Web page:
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5 of 5 people found the following review helpful
on October 17, 2013
I have bought 3 of these and they are amazing. You can use it to record audio on smart phones, DSLR's and video cameras. I have used this with an iPhone, Samsung Note 2, Flip video camera, Kodak Zi-8 and my Nikon 5100, all with AMAZING audio results. I edit all my videos on my Mac with iMovie. They will take your audio from barely audible, to LOUD and crystal clear! It will make you sound like you are recording in a studio, especially when recording outside where there is a lot of background noise. It will eliminate all that. I own a social media/SEO company and have used this for 100's of videos, my client videos as well as all my own video marketing videos. I HIGHLY recommend this mic.
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5 of 5 people found the following review helpful
on July 27, 2013
I tried to create iPad videos indoors in a quiet area just using the iPad microphone but the sound was too quiet on the resulting video. I asked friends about it and they recommended this lavalier mic. This does the trick, now I get professional sound quality for my videos. I also needed to get an "iPhone 1/8 inch microphone adapter - 3.5mm 4 conductor TRRS Male to 3.5mm Microphone Input Jack" to connect it to. It has a nice long cord and is easy to use. The battery is easy to put in but I haven't quite figured out how to remove it when I need to replace it. I figure I will take it to the battery store and have them do it.
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5 of 5 people found the following review helpful
on August 1, 2012
Longevity.

Its a key performance measurement people.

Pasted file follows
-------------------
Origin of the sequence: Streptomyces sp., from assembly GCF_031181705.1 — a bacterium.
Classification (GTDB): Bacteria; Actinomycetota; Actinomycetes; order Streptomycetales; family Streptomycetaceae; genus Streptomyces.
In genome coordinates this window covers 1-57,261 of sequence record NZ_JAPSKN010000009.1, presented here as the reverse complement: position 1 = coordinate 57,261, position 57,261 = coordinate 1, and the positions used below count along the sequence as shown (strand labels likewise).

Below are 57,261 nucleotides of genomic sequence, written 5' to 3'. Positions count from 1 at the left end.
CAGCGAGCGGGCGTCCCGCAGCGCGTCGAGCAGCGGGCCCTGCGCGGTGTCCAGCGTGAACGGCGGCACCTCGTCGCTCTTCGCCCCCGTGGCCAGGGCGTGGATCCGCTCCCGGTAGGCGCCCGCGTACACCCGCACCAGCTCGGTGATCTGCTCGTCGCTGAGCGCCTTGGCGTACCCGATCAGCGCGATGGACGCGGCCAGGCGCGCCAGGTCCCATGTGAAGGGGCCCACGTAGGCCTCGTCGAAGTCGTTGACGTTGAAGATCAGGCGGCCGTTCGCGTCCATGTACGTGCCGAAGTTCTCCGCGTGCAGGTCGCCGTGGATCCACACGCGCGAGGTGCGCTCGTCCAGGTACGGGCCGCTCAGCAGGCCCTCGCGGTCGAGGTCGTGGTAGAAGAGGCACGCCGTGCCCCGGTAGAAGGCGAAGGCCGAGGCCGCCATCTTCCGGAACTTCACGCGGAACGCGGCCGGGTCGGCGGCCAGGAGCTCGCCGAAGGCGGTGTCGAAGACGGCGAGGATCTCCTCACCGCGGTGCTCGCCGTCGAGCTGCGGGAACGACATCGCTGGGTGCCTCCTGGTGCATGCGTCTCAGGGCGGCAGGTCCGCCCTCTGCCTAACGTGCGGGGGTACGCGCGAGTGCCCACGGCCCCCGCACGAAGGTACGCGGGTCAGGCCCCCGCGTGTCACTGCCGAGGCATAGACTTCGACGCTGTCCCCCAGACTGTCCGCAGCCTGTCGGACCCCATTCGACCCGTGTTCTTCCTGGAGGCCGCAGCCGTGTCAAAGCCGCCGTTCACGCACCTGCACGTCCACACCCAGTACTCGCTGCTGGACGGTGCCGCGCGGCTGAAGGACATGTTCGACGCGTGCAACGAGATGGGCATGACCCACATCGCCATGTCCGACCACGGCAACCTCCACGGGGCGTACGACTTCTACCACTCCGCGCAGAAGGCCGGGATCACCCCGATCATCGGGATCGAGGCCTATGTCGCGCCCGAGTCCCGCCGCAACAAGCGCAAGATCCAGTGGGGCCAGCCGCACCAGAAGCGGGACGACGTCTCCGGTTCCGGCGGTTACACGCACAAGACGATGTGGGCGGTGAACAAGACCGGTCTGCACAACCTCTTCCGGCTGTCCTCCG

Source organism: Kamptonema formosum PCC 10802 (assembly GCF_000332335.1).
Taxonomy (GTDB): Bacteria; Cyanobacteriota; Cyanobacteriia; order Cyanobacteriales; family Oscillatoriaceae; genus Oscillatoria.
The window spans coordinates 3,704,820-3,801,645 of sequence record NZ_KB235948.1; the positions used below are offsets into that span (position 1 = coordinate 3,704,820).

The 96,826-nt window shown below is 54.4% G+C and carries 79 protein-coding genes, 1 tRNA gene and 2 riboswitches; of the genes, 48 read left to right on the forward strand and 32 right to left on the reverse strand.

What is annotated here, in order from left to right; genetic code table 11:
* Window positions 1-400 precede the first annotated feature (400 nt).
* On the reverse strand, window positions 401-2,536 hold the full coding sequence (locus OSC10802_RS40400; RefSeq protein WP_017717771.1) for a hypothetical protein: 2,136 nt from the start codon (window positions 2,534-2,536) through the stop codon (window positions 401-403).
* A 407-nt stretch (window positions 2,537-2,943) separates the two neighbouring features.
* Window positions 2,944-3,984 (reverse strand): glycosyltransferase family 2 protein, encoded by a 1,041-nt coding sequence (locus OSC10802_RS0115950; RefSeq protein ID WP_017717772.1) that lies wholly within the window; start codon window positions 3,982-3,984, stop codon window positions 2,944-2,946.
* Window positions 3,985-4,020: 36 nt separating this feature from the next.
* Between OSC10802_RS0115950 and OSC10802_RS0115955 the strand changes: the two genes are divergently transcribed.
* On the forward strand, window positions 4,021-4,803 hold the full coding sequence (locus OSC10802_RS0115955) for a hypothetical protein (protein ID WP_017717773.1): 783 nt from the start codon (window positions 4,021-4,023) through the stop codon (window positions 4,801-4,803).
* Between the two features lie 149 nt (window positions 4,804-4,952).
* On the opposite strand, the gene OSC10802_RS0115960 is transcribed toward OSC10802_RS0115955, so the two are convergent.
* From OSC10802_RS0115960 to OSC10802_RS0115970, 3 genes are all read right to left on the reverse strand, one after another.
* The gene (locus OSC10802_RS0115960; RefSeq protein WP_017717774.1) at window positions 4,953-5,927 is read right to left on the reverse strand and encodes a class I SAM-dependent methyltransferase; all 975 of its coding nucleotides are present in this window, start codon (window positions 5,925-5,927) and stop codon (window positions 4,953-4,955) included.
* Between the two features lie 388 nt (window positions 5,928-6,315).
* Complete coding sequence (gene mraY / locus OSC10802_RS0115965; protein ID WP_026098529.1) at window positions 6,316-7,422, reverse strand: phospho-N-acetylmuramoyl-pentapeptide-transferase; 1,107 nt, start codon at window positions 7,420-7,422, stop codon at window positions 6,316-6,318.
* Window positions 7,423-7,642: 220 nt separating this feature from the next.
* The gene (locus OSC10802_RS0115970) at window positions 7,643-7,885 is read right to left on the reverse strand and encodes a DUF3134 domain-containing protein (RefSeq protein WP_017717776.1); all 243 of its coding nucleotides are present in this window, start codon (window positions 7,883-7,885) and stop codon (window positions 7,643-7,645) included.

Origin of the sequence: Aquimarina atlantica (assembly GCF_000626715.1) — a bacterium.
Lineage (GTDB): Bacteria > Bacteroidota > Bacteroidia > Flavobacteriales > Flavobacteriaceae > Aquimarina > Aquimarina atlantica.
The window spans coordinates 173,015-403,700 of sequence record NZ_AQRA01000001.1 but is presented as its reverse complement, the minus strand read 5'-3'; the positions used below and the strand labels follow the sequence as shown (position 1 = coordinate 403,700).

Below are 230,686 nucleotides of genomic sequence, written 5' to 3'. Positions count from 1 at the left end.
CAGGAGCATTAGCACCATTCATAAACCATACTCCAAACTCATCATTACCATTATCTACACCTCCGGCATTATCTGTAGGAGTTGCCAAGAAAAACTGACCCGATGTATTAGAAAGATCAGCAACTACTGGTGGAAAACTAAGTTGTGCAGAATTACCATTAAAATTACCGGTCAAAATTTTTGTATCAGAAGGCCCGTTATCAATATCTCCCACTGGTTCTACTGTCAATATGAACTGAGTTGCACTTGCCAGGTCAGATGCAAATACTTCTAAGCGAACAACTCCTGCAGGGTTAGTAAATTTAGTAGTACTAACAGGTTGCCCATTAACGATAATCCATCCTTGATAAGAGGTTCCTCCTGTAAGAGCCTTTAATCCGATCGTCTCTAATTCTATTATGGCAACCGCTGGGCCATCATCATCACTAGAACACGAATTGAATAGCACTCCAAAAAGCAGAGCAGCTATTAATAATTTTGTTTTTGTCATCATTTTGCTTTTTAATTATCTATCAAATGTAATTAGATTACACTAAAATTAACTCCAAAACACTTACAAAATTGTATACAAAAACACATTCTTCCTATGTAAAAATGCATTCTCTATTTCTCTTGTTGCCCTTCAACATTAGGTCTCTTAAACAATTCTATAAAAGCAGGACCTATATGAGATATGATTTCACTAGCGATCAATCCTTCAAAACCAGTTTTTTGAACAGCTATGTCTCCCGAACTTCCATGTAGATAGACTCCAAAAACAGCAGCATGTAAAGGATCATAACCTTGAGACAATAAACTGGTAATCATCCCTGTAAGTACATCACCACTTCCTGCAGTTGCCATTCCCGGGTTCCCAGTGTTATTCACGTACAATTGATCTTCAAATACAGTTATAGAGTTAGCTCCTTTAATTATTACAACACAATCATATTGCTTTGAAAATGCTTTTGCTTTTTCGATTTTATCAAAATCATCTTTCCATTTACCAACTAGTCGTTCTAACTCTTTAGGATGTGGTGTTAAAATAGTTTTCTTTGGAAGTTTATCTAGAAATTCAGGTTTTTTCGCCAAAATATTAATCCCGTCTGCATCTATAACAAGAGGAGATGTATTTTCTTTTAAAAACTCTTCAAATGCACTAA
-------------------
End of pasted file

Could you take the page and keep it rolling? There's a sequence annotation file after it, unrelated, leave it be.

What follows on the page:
ATR 3350 worked like a charm, used it about 3-4 times a month, for about a year. I used it professionally for small business vids and it pulled its weight. Then, it just took its ball and went home. It stopped working so I thought for sure it was the battery. So i replaced it, it didn't work. Then I thought it was perhaps the wrong battery, so i bought one of each that size - none ever got the thing to work again.

Its just one of things i suppose when you're dealing in the cheap electronics gamut.
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5 of 5 people found the following review helpful
on February 9, 2011
Works reasonably well--I use it with the Zoom H1. The mid-range (1-2K) is a little harsh, with slight distortion once you get your levels to where you'd like them. I also do a little EQ to cut the mid range. So, this isn't a great tool for pros aiming for high production values.

BUT...

This is way better than the built-in mics for just about any video camera mainly because you can get it up close to your actor or talent. For ~$20 for this mic and ~$99 for a Zoom H1, you can really step up the audio quality in your videos. Just be sure to keep your expectations realistic.